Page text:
Why Boris Johnson's Win Could Could Potentially Force Queen Elizabeth into Brexit Drama

In an arguably unsurprising vote Tuesday, Boris Johnson was elected to be the new Prime Minister of the U.K. He is expected to lead Britain to leave the European Union by the fast-approaching October deadline, whether there is a deal in place or not. Senior members of Britain's conservative party are so concerned about the potential of a "No-Deal" Brexit, there have been talks of going over parliament's head, as it were, and to appeal directly to Queen Elizabeth II herself to ask for an extension from Brussels.

Breaking a centuries-old tradition of a non-political monarch, the Tory Rebels could theoretically force her to enter the Brexit controversy by invoking a rarely-used parliamentary procedure called the "humble address." The procedure allows the head of state—the queen in this case—to travel to the next EU Summit to request a further delay on the Brexit deadline.

An appeal to the queen to attend a European summit would be a completely unprecedented move in the history of Queen Elizabeth's 67-year reign, as the queen is the U.K.'s head of state, and not the head of government. No European monarch has ever formally represented their country when it comes to the European Union. Queen Elizabeth, especially, has been known for her impartiality when it comes to party lines and political decisions in Britain.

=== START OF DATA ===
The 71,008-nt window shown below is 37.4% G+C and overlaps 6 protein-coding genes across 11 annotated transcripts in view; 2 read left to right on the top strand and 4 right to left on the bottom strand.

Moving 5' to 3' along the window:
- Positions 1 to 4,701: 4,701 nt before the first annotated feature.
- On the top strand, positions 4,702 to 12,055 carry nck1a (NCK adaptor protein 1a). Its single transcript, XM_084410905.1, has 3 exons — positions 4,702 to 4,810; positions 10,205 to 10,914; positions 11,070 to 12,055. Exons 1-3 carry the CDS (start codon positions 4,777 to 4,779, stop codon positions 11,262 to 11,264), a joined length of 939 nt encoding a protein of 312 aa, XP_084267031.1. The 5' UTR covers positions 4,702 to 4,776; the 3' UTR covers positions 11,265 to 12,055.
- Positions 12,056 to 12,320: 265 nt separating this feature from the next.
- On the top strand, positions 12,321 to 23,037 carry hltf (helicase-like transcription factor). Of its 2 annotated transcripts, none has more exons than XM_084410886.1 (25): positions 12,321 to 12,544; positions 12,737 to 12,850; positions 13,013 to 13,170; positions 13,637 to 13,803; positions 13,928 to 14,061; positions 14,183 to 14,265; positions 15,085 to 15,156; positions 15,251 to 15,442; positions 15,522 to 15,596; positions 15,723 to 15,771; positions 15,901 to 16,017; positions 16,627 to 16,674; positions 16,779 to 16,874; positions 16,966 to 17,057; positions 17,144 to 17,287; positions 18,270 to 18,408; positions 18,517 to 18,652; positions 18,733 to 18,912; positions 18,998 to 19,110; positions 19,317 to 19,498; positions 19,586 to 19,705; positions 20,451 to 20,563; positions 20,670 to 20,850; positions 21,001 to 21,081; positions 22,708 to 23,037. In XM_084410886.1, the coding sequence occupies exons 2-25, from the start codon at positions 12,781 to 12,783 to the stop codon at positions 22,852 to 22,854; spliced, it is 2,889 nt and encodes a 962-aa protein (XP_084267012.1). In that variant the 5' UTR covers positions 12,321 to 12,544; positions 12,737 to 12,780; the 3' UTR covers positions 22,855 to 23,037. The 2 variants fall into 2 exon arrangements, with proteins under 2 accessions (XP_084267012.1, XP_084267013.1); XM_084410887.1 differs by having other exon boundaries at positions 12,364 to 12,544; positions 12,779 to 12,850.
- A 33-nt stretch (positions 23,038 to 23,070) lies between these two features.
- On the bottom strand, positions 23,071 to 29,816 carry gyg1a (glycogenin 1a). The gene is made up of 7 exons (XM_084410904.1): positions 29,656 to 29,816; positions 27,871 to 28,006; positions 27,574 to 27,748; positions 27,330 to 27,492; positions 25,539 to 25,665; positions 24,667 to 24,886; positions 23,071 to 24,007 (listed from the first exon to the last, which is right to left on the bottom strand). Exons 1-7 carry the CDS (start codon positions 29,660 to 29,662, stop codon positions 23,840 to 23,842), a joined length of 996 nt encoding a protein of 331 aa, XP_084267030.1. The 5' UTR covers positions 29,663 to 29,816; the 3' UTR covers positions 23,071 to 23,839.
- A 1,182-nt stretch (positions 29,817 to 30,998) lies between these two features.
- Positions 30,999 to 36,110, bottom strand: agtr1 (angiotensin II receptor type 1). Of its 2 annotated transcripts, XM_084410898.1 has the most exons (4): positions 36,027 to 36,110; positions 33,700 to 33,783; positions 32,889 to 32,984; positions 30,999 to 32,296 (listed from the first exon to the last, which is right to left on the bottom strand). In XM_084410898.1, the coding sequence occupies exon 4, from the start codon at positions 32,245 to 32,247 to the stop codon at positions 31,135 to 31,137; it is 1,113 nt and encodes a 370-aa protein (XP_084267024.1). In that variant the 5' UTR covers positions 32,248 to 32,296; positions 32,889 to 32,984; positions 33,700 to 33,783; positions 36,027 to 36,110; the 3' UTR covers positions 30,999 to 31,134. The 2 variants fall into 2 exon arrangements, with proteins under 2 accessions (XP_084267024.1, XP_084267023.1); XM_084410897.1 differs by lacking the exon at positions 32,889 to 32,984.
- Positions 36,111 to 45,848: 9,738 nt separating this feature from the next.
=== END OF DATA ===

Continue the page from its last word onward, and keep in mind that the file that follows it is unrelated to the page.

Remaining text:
If the queen did become involved, her say wouldn't hold much weight. According to constitutional experts, if this were to happen, the queen's likely response would be to "bounce it straight back to the government." Many people, both inside and out of the government, are against this scheme.

Queen Elizabeth
Queen Elizabeth visiting West Sussex in November, 2017. (Stuart C. Wilson/Getty Images)

Constitutional expert Dr. Ruth Fox on Tuesday told Business Insider, "The idea that [the Queen] should be brought into the heart of the political maelstrom around Brexit because the MPs themselves cannot resolve this situation politically within the House would be ridiculous."

"The duty of the government and MPs is to insulate the Queen from politics," she said.

This is not the first time British politicians have tried to involve the monarch in the Brexit crisis. Earlier this year, Brexiteer Jacob Rees-Mogg suggested that the queen could suspend parliament in order to allow Britain to leave the EU.

At the time of publishing, Buckingham Palace had declined to comment to any news organization, including Newsweek.